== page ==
Fears of seizure of church property
by David Duprey
The Sudanese government reportedly has given orders for the confiscation of the Khartoum diocesan headquarters, to take effect on Wednesday, July 29, says Canon Andrew Deuchar, the Archbishop of Canterbury's Secretary for Anglican Communion Affairs.
"Clarification is urgently being sought from the Sundanese Ambassador in London, to ascertain the facts of the situation," according to Bishop David Smith (Bradford, England), who visited Khartoum last February. The Archbishop
The Conference Secretary, Canon John Peterson, said: "The Archbishop of Canterbury has designated that the offering from the Conference's Sunday Eucharist will be for the Church in Sudan. This underscores the commitment that the Communion has to this important province. We receive this news (of the report) with enormous concern and we will do everything we can to support the Church in Sudan." (Please see Dr. Carey's letter to the Conference.) Dr Carey made his second visit to the Sudan last October. Since then, there have been several official church visits, including three from the Episcopal Church of the United States. "Increasingly, American Episcopalians are becoming aware of the tragedy of Sudan," said U.S. Presiding Bishop Frank Griswold. "Episcopalians are actively seeking ways to be in solidarity with our Sudanese brothers and sisters." A three-way companion-diocese link between the Sudan, Bradford and Southwestern Virginia has existed for 20 years.
Ms Margaret Larom, who recently visited the Sudan on behalf of the Department of Anglican and Global Relations in the United States, said: "The Christians there believe that the government is trying to wipe them out, either through violence or starvation." She added that although material aid is needed, the people of Sudan also are pleading for accompaniment and solidarity. "They spoke of Dr Carey's visit and how much it meant to them," Ms Larom said. "They say we are all one family but they don't understand why we are not there for them...They are saying, in effect,`We are keeping the faith alive here--where are you?' Yet, they have absolute faith that God will see them through.
"Our estimates are that half a million people are dead or dying from hunger in Bahr el Ghazal. Although this is partly a natural disaster, the government has prohibited aid." Ms Larom added that only recently the government has given token aid in the rainy season which hinders transport of supplies. The Kakuma refugee camp, in northwest Kenya, holds more than 50,000 people. Half of them are from the Sudan and fully half of the Sudanese are Anglican Christians.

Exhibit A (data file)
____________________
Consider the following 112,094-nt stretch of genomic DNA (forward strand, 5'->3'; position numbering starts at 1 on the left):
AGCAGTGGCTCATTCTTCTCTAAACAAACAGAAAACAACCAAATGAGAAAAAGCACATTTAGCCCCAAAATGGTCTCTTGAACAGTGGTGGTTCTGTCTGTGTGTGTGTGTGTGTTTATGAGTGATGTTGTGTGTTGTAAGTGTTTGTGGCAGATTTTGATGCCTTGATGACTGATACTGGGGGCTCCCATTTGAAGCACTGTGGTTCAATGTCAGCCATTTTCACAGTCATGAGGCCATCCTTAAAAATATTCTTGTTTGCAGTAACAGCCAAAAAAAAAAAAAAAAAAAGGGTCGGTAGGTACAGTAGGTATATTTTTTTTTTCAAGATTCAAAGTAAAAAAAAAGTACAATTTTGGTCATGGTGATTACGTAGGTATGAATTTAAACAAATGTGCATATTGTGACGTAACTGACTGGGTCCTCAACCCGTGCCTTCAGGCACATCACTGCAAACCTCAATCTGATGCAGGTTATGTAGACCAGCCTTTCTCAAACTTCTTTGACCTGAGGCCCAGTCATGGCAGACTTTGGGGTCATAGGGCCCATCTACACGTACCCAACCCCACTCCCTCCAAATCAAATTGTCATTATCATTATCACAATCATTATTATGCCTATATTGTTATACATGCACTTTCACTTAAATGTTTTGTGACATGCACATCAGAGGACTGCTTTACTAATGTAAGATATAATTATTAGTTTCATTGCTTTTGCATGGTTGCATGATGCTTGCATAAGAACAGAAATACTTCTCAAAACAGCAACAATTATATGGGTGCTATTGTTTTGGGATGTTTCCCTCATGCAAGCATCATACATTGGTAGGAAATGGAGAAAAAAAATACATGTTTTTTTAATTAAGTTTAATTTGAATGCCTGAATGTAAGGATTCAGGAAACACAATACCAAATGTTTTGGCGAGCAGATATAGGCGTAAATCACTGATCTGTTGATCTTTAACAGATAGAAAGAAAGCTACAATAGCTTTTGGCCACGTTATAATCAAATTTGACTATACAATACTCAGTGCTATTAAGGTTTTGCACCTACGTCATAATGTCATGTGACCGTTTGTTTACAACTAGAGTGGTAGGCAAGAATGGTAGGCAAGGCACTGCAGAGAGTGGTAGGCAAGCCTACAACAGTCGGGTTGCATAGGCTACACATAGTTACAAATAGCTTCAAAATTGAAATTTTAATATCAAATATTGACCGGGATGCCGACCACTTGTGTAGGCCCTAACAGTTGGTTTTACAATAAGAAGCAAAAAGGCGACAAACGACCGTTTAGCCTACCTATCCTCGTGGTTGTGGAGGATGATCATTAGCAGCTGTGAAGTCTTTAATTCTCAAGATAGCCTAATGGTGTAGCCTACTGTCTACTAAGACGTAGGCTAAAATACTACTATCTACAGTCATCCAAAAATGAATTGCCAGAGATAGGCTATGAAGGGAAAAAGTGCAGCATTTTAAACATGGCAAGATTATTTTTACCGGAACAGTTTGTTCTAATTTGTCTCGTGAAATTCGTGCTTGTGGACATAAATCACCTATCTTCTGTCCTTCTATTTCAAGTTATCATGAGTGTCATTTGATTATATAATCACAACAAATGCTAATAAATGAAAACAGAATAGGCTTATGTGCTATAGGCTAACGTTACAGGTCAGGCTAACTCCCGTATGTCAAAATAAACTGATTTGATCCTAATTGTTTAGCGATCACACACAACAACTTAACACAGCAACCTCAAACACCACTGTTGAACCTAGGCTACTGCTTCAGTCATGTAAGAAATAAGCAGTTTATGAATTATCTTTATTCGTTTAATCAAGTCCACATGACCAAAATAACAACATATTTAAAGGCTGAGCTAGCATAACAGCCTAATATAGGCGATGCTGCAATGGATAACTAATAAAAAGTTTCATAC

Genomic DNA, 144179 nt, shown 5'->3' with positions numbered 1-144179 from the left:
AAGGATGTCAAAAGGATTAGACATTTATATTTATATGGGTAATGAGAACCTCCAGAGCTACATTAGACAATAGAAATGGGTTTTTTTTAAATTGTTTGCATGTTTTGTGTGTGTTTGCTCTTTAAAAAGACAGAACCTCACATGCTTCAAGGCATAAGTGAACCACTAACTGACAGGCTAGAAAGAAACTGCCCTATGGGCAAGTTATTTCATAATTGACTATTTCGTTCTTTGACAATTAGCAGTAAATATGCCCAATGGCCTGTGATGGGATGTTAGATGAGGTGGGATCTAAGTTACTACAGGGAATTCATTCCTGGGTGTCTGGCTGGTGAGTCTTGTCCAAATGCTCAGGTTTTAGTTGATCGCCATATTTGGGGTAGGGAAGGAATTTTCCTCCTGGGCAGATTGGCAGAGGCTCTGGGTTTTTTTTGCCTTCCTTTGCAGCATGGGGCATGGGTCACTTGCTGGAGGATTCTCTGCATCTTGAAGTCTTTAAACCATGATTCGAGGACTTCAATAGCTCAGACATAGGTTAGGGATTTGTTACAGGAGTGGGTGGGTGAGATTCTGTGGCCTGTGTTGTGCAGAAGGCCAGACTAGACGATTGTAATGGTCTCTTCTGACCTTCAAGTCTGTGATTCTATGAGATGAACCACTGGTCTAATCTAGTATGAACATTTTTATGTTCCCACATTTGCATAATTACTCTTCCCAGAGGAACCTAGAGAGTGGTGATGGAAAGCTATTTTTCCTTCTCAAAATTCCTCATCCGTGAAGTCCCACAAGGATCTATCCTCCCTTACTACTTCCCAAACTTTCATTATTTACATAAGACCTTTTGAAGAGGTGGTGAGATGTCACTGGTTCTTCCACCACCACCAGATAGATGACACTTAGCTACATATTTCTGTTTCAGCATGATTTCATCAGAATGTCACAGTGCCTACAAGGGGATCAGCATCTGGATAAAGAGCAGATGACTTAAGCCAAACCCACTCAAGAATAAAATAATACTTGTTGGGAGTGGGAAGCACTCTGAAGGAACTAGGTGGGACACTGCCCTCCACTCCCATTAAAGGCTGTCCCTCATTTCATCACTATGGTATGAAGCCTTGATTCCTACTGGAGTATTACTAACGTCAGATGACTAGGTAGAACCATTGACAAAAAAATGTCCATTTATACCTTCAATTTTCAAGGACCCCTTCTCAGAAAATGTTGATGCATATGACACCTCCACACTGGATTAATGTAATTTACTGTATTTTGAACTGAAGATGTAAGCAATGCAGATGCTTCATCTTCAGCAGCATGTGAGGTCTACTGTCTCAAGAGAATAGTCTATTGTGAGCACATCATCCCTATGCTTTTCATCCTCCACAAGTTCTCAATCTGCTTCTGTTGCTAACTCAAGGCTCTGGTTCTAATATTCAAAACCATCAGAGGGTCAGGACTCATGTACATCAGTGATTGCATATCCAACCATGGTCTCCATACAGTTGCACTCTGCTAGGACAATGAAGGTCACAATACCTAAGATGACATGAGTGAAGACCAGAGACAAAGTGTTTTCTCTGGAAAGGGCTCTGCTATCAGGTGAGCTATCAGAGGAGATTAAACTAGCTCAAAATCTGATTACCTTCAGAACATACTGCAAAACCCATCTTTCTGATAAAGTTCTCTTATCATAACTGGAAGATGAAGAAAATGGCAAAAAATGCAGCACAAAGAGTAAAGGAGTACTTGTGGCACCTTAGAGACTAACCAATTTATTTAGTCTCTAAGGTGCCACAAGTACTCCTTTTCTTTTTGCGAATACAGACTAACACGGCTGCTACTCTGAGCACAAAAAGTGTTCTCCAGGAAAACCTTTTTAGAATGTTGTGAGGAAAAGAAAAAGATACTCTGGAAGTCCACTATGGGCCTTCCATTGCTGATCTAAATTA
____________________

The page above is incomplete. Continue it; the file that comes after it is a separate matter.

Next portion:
The camp is typical of many refugee camps which receive a great overflow of people from conflict in a neighbouring country. Within Kakuma are seven Anglican congregations which offer pastoral care, training of pastors, and women's services. They also have written 2,000 hymns, which reflect their personal spiritual journey. "This is a suffering Church," said Richard Parkins, Director of Episcopal Migration Ministries, in the United States. "Yet it is a triumphant Church." In the midst of persecution and forced displacement there has been incredible growth in the faith, with many thousands of people becoming Christians at great personal and social cost.
"The ascent to power of a fundamentalist Islamic government has given rise to an increase in Christian persecution," Mr Parkins added. Christians are under constant surveillance and are often physically abused and jailed, he said. Religious literature cannot be outwardly sold, for fear of arrest. There's a "constant undermining of their faith." People in the refugee camps or on their way to the camps---a journey which can take months or years -- see themselves, in light of the Old Testament, as a wandering people of God. Their question is, "When will we go home?"
Meanwhile, the world is taking notice. Stories are breaking in major newspapers around the world, with secular as well as religious agencies receiving contributions for Sudan. According to Canon Deuchar, two relief organisations are operating in Sudan: the UN's Operation Lifeline, which is primarily an air service; and the Churches' Network, which brings aid by road. Canon Deuchar said the best place in England to send donations is Christian Aid, at Interchurch House in London. This is the aid arm of Churches Together in England, and Canon Deuchar says he is confident that contributions through this agency will have immediate effect.